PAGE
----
The “Mormon” missionary receives no salary. His time and talents are given, as he feels, to the service of the Lord. He is simply warning his neighbors as he himself has been warned. His labor is one of love and sacrifice. He leaves his business, his shop, his farm to get along the best they can. He leaves home, parents, wife, children. If he has not the means to carry him through his mission, those at home must send it to him. He goes into a strange world; he must adjust himself to new environments; often he must learn a new language. The timid boy from the farm, as well as the business man and the schoolmaster, go out to teach the world. They meet the learned, the worldly wise, the ignorant, and gain valuable lessons from them all. In fear and

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OREGON CONFERENCE, MARCH 10, 1913 Back row: R. A. Bitter, Beaver Dam; H. L. Jeppersen, Bear River City; Wm. L. Madsen, Mt. Pleasant; Wm. P. Dopp, Cornish, Utah; Joseph C. Hogan, Hatch, Idaho; Joseph C. Harker, Cardston, Canada; Alma Yeates, Millville, Utah. Ladies: May Carlisle, Salt Lake City; Zella Smart, Logan; Elsie Brown, Salt Lake City. Third row; N. A. Wheeler, Fielding, Utah; E. J. Solomon, conference president, Salt Lake City; M. J. Ballard, mission president; H. A. Benson, mission secretary, Blackfoot, Idaho; Henry Penman, West Weber, Utah. Front row: A. W. Edwards, Charleston; Wm. S. Winn, Nephi; Frank Morgan, Layton, Utah.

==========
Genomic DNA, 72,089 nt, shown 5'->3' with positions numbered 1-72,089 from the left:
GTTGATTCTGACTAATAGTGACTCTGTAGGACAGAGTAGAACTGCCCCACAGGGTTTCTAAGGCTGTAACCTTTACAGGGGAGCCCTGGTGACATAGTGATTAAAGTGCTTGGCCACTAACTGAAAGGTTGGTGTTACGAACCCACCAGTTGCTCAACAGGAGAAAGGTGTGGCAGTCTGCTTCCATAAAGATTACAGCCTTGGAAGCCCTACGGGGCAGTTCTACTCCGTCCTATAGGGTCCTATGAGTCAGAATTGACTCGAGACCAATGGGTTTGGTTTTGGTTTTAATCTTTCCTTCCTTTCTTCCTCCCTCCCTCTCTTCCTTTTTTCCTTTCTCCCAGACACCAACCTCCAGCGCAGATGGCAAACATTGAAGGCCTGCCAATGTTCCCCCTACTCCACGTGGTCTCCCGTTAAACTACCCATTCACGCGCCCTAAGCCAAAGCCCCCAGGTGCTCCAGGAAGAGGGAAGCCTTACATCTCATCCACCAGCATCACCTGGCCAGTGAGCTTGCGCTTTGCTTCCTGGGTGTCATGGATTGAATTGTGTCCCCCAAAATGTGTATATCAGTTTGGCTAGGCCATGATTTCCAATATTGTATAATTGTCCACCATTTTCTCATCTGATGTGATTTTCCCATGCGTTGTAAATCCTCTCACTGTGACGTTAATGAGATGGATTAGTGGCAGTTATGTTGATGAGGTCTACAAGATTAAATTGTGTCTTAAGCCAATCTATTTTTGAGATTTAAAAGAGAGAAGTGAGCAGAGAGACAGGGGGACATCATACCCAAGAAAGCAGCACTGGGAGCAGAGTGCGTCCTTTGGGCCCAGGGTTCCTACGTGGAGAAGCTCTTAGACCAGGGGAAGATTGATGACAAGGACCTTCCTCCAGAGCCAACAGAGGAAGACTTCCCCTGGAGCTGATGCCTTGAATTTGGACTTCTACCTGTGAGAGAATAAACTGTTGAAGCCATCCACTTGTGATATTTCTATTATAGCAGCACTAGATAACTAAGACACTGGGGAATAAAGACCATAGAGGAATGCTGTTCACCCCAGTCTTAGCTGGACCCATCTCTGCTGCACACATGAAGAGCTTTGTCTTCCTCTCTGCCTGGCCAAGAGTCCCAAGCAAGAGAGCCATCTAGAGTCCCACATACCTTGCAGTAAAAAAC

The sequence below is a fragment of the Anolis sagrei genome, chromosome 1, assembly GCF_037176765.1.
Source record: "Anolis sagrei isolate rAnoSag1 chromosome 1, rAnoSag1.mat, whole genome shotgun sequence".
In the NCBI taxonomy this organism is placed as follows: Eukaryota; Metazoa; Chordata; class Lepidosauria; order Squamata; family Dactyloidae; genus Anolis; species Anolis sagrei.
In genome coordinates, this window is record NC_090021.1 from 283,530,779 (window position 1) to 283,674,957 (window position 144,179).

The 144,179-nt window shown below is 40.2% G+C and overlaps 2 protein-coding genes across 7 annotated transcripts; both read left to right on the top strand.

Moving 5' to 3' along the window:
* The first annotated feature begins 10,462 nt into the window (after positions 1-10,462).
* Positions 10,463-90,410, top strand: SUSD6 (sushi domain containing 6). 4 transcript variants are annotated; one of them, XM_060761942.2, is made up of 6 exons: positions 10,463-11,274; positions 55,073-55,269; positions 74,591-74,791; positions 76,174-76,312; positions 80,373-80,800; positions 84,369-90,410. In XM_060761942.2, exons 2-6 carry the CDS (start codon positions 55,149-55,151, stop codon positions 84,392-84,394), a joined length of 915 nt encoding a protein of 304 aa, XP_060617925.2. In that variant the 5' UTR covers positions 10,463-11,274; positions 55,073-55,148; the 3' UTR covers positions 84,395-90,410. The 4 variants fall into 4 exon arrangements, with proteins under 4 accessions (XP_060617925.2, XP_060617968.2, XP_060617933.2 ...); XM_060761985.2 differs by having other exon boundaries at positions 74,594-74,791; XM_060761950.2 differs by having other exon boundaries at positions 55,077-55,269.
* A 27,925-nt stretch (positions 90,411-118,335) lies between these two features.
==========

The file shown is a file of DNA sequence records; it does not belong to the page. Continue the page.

trembling the missionary passes his tracts from door to door, engages people in conversation, and takes his place with his companions on the street corner in open-air meetings. He must deliver his message, cost what it may. Passers-by taunt him, yet he must not reply; the pious as well as the rabble insult him, yet he must hold his temper and his tongue; he must return good for evil.